Industry Voices—Raynovich: Itential pushes JSON schemas for the telco cloud

networking
Itential announced a new set of tools called Pre-Built Transformations to help service providers and enterprises automate their networking systems. (Pixabay)

Itential, an interesting Atlanta—based startup focused on network automation, today announced a new set of tools called Pre-Built Transformations designed to help service providers and enterprises automate their networking systems.

The Transformations make heavy use of JSON (JavaScript Object Notation), which can be used to take standard data models and Applications Programming Interfaces (APIs) and program orchestration and connectivity of devices and systems by using a flexible data schema. The program is designed to help speed up the integration and automation of multi-domain networks by mapping out data model and API paths for automation.

Why is this important? Service providers have been challenged to keep up with cloud-scale development, in part because large swaths of their infrastructure is attached to legacy hardware and software systems, each with their own management systems and command line interfaces (CLIs). Itential’s approach is to provide an abstracted, software bridge between legacy systems and modern Web-based management, which is more focused on data models and APIs to build integration.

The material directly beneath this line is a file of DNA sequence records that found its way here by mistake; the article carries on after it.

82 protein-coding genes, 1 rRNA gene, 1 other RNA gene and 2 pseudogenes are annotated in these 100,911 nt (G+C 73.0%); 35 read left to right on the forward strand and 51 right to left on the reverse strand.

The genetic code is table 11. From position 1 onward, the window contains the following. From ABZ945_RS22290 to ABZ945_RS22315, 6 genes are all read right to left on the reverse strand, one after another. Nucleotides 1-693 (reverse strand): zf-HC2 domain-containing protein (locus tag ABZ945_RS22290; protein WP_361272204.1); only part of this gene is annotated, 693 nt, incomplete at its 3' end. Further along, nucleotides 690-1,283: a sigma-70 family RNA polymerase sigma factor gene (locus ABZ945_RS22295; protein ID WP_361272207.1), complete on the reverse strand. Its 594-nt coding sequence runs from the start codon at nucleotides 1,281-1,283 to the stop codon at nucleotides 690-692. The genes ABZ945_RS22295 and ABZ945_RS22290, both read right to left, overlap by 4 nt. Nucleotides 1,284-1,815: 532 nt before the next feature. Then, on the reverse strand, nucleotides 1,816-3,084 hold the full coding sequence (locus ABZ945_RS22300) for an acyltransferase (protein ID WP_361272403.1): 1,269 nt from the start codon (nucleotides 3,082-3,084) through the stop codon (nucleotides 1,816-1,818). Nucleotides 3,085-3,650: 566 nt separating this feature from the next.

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Keeping up with 5G Joneses

This approach holds large potential for innovation at a time when service providers are grappling with an existential crisis—how do they extend their legacy infrastructure while at the same time move to modern cloud infrastructure and development techniques that have been proven more agile and scalable?

As Itential CTO Chris Wade points out, today’s networks are becoming more complex, with a different combination of tools, devices, and orchestrators for each networking domain. Itential’s approach is to abstract out data models and configuration models from network devices and software and build a real-time JSON interface that abstract and integrate anything with an API.

RELATED: Raynovich—How service providers can avoid bungling the edge

The move to automation will become more important as enterprises and service providers expand their networks and distributed applications. The extension of a “cloud edge” will support new 5G-powered networks, connected devices, and applications such as Internet of Things (IoT), video surveillance, augmented reality (AR), cloud gaming, smart cities, smart environments, smart retail, and autonomous driving.

“5G is a network that is unable to be managed by humans,” says Wade. “ This has to be managed by machines.”

Pursuing multi-domain connectivity

Networks have grown up and proliferated in a variety of ecosystems, each with their own standards and programming approaches. These are referred to in the technology industry as domains, which include communications networks such as fiber, LTE, and 5G; cloud-networks in both public and private networks; legacy enterprise networks; or IoT, connecting a multitude of connected things.